At the Steppenwolf (Upstairs) Theatre by Dan Zeff
Chicago – In “Dance Nation” at the Steppenwolf Upstairs Theatre, playwright Clare Barron examines the highs and lows of a mostly female group of 12-13 year old dancers trying to compete their way to a national championship. But her show is really about navigating their way through the slings and arrows of life on the cusp of their teenage years. The subject is familiar but Barron’s approach is almost ostentatiously unconventional, and therein resides the problem with this ambitious but flawed comedy drama.
“Dance Nation” introduces the audience to a group of eight young dancers, one of whom suffers a grisly injury in the opening scene and is dragged offstage, never to appear again. That leaves the company with six females and one male, supervised by Dance Teacher Pat, the group’s domineering coach, supplemented by several stage mothers, all played by a single actress. We learn early on that the youngsters are competing in a series of three dance contests that hopefully will lead to qualification at a national championship in Tampa, Florida. But the show has no coherent linear storyline, instead presenting in nearly two nonstop hours a collage of monologues, group conversations, and dance numbers.
It’s unlikely that any group of 12-13 year old performers could meet the very adult demands of Barron’s writing. The playwright solves the difficulty with the deliberate and unorthodox casting of adult actors who make no effort to disguise their ages, ranging from what looks like their mid 20’s all the way up to a middle aged man playing the one male dancer and an actress in her early 70’s. Barron further stretches the realism of the dance group by deliberately employing performers of assorted ethnicities and body types. Thus Amina, the star dancer in the group, is played by an actress (Karen Rodriguez) whose heavy build is a long way from the conventional physical look of a dancer.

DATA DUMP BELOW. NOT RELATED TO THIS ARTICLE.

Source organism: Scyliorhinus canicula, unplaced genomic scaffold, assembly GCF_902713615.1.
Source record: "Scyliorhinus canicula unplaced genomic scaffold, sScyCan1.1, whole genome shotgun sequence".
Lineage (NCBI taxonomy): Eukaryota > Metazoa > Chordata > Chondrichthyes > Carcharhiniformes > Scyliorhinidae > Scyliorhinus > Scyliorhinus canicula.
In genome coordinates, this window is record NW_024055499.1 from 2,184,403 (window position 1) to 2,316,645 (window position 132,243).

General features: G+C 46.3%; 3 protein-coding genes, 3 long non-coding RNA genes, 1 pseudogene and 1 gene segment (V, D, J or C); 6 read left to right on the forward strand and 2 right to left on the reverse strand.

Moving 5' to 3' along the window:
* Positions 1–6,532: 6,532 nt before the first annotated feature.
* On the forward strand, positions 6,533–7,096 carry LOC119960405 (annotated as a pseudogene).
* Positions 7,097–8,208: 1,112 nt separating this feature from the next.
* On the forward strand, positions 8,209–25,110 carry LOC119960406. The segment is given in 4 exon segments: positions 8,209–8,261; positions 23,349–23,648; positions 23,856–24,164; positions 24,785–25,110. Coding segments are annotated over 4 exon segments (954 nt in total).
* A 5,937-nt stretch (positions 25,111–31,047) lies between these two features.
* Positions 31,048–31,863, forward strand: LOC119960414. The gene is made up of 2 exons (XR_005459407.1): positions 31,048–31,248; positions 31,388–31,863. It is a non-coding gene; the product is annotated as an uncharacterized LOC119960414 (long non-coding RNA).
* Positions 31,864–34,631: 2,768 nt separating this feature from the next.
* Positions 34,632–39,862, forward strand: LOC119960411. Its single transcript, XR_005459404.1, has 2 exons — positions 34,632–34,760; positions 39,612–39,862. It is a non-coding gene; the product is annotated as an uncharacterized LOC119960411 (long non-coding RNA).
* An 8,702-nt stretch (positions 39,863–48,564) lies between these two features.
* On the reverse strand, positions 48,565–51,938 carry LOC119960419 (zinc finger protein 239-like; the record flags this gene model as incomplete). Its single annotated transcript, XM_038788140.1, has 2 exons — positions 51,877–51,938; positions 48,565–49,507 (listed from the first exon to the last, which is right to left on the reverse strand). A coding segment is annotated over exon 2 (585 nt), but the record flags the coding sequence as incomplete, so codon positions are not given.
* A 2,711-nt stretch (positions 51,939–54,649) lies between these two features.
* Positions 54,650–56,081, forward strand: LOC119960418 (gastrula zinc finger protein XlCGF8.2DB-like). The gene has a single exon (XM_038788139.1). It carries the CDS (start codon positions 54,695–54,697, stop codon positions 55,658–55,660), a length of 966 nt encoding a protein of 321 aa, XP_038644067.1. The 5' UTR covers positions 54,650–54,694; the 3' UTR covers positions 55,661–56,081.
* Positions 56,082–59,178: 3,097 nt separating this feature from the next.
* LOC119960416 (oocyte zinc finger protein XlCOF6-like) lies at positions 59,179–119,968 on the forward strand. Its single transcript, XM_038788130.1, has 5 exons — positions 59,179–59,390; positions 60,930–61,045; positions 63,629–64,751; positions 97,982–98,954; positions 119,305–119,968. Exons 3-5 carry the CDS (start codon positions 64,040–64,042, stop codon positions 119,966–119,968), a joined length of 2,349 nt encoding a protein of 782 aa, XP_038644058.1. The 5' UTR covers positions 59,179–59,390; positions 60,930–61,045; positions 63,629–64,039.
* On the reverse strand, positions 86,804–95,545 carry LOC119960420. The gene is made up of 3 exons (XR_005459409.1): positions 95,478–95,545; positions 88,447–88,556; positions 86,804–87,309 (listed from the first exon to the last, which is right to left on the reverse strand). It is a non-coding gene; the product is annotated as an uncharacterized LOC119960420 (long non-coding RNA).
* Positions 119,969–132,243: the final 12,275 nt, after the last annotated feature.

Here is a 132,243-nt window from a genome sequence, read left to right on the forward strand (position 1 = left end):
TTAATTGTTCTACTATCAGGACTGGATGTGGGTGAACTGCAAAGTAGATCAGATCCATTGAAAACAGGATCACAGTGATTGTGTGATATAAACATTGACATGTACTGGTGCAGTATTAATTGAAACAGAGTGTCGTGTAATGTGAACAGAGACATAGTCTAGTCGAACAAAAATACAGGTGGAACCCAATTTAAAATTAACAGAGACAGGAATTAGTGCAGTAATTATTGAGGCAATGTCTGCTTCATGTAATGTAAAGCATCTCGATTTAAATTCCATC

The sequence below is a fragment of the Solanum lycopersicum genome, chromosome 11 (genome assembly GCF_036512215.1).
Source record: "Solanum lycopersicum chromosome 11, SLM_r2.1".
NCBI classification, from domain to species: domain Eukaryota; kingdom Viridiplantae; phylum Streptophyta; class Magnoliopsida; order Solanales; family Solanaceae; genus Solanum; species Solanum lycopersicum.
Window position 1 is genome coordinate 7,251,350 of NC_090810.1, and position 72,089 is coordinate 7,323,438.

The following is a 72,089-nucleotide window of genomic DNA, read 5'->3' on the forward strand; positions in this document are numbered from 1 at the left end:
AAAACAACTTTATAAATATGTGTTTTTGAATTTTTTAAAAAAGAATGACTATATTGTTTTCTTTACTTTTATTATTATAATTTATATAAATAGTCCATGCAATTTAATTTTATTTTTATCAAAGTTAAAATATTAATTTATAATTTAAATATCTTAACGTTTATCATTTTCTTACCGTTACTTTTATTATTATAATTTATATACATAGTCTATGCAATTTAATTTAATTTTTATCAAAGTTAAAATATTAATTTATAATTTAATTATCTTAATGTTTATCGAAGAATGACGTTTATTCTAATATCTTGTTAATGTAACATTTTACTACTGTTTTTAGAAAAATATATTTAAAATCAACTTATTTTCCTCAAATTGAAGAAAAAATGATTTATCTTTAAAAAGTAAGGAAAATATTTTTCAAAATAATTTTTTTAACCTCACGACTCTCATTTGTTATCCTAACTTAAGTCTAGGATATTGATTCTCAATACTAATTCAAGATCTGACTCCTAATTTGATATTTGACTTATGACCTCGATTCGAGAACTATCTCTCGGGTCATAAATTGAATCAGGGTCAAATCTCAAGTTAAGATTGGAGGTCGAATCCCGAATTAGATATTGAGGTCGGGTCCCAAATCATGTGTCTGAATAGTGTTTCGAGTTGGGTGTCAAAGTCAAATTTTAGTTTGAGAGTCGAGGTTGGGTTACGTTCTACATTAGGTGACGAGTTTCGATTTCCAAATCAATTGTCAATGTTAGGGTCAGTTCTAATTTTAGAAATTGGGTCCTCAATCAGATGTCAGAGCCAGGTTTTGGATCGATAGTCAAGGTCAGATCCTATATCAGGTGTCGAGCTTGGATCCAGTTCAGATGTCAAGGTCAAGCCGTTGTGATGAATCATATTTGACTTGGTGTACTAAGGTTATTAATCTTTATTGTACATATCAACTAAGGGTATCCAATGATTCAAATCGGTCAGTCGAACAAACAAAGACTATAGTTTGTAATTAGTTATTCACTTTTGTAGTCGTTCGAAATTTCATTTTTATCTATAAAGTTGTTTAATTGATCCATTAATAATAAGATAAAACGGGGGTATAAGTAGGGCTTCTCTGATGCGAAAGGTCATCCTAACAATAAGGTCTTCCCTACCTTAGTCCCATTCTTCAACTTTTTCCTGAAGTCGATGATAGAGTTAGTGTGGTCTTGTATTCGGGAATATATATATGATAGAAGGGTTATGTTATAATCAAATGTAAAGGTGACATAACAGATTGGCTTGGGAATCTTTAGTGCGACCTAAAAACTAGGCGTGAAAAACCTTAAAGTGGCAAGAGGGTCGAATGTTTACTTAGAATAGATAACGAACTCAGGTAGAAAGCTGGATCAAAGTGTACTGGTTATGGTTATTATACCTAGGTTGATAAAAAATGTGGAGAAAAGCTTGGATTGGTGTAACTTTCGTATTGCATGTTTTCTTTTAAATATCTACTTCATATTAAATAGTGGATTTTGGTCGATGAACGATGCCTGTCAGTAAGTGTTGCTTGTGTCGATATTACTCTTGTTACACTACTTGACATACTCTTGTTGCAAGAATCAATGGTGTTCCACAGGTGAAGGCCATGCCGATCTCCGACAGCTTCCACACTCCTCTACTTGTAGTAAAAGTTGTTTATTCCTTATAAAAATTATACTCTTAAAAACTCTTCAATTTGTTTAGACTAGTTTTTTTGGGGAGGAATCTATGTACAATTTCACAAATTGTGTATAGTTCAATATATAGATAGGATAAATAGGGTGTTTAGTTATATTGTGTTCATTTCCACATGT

The collective company is presented as championship caliber, at least in their age group, but what we see on stage is a catch-as-catch-can display of arm flailing, prancing about, and what appears to be improvisational modern dance garnished with a touch of classical ballet. Director Lee Sunday Evans is also the choreographer and her dances, at least on the Steppenwolf stage, make curious, sometimes confusing hoofing.